Slow Food agricultural education project near Domodossola, Piedmont, Italy. Slow Food is not confined to Italy. Today there are over 150,000 members of the movement in 160 countries.  The United States has more than 170 local chapters. In 2004, Petrini opened the University of Gastronomic Sciences in Pollenzo in Piedmont, Italy, where you can study artisanal and industrial food production, among other things.

Carlo Petrini President and Founder of the Slow Food Movement. Back in 1986, when the first McDonald’s in Italy was set to open near the Spanish Steps in Rome, there were protests. One man, an Italian journalist named Carlo Petrini, decided that carrying signs was futile and so he planned a different way to get attention. He gathered his friends and they joined the protesters not with signs, but with bowls of penne pasta that they dished out to passersby.  Their slogan, “We don’t want fast food… we want slow food!” Petrini and other protesters were not able to keep McDonald’s out but they did give voice to another way of thinking about food, and from this the Slow Food movement was born. Three years after the first protest, Petrini and representatives of 15 countries met in Paris for the signing of the Slow Food Manifesto

"Say No to McDonald's" artwork courtesy of "Italy's "Slow Food" Pioneer: How My Love for Food Ripened into a Life's Work" by Sarah Van Gelder, December 21, 2013

Slow Food Movement urban farmer sculpture and volunteers booth at Sebastopol Farmer's Market, Sonoma County, California.

A sign for 'Agriturismo', accommodation in a farm house in Chianti, Italy "Farming looks mighty easy when your plow is a pencil and you're a thousand miles from the corn field."

Sign at entrance of Agriturismo Chiusulelle, Ogliastro, Southern Italy "There are two spiritual dangers in not knowing the farm. One is the danger of supposing that breakfast comes from the grocery, and the other is that heat comes from the furnace."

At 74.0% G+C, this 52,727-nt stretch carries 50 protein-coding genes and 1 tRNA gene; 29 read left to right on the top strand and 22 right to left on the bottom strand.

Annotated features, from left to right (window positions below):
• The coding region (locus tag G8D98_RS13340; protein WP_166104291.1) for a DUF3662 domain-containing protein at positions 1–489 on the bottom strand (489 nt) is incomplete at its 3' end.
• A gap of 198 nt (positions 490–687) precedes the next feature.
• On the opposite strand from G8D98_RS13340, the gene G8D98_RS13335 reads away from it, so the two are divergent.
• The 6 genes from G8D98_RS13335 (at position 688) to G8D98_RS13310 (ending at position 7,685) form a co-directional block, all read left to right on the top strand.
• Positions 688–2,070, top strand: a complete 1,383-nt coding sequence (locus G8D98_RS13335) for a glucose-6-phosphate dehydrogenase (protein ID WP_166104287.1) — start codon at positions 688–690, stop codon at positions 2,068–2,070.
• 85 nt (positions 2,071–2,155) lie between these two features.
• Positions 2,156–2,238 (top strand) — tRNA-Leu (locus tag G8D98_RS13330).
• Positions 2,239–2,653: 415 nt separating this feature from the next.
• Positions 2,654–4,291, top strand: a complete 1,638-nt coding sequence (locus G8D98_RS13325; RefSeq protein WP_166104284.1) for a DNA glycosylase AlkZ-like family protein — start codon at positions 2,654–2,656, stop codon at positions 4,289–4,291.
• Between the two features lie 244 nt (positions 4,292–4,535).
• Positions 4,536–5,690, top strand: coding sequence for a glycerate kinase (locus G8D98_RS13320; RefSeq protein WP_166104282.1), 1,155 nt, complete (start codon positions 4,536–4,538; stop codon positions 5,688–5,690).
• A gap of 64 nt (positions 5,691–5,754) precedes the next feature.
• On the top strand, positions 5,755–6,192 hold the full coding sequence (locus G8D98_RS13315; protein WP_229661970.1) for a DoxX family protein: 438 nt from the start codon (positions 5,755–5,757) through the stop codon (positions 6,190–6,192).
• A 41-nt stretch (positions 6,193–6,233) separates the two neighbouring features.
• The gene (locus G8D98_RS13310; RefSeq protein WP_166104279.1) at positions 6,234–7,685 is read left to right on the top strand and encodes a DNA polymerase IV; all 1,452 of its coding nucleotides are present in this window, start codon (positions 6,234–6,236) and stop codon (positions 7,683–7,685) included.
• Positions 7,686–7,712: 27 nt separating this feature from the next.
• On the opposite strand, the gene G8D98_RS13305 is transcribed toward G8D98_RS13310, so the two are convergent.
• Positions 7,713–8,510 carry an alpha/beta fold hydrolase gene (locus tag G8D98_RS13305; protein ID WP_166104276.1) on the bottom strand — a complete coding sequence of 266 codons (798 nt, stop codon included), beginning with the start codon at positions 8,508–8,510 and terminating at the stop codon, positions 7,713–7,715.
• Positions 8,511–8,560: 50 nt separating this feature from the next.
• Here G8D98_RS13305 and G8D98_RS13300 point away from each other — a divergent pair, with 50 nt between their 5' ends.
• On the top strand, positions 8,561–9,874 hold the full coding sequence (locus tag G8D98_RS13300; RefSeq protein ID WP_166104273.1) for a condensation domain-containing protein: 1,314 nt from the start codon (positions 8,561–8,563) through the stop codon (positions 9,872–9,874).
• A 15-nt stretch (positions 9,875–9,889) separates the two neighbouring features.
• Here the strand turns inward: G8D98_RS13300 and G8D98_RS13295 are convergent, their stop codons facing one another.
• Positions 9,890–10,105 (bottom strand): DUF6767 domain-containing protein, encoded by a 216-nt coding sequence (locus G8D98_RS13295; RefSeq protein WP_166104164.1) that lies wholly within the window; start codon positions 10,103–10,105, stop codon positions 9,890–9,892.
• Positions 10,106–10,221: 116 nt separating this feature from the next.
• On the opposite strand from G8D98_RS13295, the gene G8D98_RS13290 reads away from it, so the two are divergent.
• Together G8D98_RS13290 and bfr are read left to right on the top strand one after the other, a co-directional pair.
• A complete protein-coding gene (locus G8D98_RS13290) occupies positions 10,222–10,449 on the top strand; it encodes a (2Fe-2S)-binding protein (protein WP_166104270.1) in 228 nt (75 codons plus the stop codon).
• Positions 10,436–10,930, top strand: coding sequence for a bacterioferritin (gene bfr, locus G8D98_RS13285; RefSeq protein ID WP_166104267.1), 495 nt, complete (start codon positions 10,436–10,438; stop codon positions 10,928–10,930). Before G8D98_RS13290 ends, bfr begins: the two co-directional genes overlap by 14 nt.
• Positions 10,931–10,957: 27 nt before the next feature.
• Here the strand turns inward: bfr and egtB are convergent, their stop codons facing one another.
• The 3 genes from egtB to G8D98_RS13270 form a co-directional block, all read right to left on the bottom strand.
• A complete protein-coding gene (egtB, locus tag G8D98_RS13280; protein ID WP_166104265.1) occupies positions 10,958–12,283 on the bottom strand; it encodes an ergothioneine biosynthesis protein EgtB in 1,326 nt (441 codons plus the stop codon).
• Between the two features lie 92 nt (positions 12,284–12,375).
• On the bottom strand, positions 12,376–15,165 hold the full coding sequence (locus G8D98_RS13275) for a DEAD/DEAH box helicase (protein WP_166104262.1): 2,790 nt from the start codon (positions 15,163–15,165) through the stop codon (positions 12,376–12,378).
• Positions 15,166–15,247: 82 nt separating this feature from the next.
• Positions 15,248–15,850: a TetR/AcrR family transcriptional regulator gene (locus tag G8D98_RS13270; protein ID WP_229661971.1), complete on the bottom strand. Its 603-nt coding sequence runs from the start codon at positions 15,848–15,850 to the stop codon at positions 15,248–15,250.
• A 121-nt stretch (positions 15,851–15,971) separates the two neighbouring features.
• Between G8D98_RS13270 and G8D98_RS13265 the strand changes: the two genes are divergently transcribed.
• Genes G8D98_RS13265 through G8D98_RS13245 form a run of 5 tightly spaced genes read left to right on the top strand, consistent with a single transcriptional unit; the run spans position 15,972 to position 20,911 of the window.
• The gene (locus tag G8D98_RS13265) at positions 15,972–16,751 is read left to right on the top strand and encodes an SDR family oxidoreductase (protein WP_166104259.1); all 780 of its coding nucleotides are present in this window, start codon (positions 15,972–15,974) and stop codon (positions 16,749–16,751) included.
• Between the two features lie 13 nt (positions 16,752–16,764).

Out of the Slow Food movement has grown something called the Slow Cities movement, which started in Italy but has spread right across Europe and beyond. In this, towns begin to rethink how they organize the urban landscape so that people are encouraged to slow down, smell the roses, and connect with one another.

-Carl Honore

-Carlo Petrini

-Jean Anthelme Brillat-Savarin

Slow Food unites the pleasure of food with responsibility, sustainability, and harmony with nature.

-Carlo Petrini

There are many alternatives to pesticides, and supporting local farmers through initiatives like the Slow Food Movement is a great way to reduce reliance on certain chemical pesticides such as glyphosate.

April 10, 2019 EATALY IN PARIS "Eataly is the greatest - it's like food galore there. They have all of these little stations, like a pasta area and a pizza area. And they have the best gelato."

Another great alternative is to buy food from stores that promote local organic produce, including Eataly. Since its first opening, Eataly has been able to offer the best artisan products at reasonable prices by creating a direct relationship between producers and distributors and focusing on sustainability, responsibility, and sharing.

Milan (Italy), World Exhibition Expo 2015, Eataly restaurants "One cannot think well, love well, sleep well, if one has not dined well. -Virginia Woolf